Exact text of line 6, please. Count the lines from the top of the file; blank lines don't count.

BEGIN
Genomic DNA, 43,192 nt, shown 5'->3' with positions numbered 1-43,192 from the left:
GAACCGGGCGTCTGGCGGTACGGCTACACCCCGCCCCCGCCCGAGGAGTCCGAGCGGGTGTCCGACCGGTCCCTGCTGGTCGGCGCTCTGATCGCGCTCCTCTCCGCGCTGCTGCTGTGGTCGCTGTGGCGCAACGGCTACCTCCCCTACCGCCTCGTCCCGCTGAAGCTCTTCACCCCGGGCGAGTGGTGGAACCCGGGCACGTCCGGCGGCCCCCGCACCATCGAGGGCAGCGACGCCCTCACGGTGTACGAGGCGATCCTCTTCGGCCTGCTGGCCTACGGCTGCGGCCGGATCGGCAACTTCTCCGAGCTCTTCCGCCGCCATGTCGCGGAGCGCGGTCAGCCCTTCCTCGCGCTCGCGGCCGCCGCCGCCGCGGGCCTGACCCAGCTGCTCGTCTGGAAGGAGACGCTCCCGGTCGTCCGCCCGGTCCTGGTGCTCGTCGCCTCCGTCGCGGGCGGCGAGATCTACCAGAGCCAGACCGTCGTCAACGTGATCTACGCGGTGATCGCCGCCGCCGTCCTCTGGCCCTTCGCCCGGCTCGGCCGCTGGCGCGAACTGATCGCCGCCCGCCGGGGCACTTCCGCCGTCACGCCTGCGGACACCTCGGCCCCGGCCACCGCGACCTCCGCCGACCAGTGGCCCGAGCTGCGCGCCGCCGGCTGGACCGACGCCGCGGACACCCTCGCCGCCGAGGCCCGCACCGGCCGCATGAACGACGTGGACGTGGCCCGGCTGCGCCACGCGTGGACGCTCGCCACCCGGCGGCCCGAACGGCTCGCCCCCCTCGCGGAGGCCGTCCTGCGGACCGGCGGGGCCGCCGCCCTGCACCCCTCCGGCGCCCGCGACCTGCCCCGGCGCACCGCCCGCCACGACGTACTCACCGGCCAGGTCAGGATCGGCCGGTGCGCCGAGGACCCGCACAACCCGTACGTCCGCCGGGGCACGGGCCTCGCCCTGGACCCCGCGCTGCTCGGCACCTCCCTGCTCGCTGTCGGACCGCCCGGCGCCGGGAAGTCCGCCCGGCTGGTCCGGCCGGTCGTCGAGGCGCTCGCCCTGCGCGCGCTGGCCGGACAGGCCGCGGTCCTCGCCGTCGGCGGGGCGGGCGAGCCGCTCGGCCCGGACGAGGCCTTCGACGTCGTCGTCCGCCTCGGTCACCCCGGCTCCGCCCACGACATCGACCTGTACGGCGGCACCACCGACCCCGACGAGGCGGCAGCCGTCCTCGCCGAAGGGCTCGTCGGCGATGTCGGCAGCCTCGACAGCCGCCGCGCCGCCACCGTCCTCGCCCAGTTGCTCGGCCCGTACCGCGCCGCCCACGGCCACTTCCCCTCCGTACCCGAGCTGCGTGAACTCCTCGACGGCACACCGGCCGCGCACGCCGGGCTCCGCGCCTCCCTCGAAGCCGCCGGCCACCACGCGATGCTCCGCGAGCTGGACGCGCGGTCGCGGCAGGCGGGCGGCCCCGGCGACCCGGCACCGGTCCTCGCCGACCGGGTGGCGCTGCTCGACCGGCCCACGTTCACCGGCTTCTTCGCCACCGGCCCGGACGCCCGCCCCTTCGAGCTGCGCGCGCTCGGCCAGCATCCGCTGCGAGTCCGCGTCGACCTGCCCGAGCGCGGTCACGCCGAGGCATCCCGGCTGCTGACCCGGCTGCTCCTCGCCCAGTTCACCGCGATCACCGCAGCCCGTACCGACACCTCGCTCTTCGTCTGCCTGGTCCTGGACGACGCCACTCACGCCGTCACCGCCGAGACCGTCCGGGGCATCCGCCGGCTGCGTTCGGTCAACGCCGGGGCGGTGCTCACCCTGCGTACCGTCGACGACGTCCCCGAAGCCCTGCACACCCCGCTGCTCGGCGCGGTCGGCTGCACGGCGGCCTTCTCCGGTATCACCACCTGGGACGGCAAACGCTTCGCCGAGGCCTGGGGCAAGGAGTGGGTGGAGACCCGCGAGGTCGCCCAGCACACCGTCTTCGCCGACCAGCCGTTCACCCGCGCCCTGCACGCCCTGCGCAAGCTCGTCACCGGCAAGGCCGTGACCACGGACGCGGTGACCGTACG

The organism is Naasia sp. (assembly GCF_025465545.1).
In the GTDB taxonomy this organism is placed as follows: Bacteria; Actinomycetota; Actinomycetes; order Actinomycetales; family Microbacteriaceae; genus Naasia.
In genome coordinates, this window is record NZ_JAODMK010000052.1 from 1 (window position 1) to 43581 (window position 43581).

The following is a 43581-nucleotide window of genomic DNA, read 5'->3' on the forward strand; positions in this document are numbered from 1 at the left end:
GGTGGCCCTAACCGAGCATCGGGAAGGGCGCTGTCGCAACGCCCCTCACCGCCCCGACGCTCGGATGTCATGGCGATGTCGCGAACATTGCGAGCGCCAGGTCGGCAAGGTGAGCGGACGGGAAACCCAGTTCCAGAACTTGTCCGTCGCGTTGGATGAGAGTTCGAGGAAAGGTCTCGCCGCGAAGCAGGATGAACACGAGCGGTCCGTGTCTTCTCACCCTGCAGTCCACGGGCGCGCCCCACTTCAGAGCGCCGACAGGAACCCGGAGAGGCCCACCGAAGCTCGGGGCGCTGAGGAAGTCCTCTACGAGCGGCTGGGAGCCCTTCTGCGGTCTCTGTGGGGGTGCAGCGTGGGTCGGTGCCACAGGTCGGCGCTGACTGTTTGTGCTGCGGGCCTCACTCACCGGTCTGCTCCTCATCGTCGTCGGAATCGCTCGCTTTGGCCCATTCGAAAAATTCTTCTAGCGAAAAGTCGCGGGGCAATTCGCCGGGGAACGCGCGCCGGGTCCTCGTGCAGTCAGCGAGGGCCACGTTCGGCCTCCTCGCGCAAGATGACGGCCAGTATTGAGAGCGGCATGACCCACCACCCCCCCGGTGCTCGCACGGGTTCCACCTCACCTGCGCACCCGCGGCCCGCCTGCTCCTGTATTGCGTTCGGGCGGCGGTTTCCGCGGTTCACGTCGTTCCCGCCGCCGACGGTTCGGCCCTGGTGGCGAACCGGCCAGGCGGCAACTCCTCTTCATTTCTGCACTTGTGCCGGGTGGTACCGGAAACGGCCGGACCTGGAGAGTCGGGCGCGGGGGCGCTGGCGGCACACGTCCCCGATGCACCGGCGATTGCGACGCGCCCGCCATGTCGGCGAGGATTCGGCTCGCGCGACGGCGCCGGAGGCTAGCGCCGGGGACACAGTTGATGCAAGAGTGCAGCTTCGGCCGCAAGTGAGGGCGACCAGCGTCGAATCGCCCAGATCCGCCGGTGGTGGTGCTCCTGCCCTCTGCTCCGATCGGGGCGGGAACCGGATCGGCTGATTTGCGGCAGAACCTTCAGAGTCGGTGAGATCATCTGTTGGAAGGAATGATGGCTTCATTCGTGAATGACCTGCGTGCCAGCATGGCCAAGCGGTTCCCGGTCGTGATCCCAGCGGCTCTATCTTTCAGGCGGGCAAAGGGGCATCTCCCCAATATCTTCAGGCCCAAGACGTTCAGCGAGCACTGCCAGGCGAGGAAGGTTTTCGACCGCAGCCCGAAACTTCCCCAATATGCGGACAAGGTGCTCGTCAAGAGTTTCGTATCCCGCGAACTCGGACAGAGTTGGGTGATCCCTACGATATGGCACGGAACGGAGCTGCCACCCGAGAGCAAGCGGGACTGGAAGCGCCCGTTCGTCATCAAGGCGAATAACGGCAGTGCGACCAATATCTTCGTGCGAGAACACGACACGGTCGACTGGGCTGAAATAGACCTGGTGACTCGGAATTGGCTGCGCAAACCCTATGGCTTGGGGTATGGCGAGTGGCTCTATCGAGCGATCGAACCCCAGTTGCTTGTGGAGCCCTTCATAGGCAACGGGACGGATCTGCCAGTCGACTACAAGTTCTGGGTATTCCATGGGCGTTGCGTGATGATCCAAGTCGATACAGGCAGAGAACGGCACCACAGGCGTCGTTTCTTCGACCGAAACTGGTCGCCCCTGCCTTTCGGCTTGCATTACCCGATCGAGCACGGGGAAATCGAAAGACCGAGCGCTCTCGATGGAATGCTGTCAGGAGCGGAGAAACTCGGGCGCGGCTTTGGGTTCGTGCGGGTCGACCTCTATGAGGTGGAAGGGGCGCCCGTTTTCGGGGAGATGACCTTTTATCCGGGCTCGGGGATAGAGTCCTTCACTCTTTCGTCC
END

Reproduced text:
The following is a 43581-nucleotide window of genomic DNA, read 5'->3' on the forward strand; positions in this document are numbered from 1 at the left end: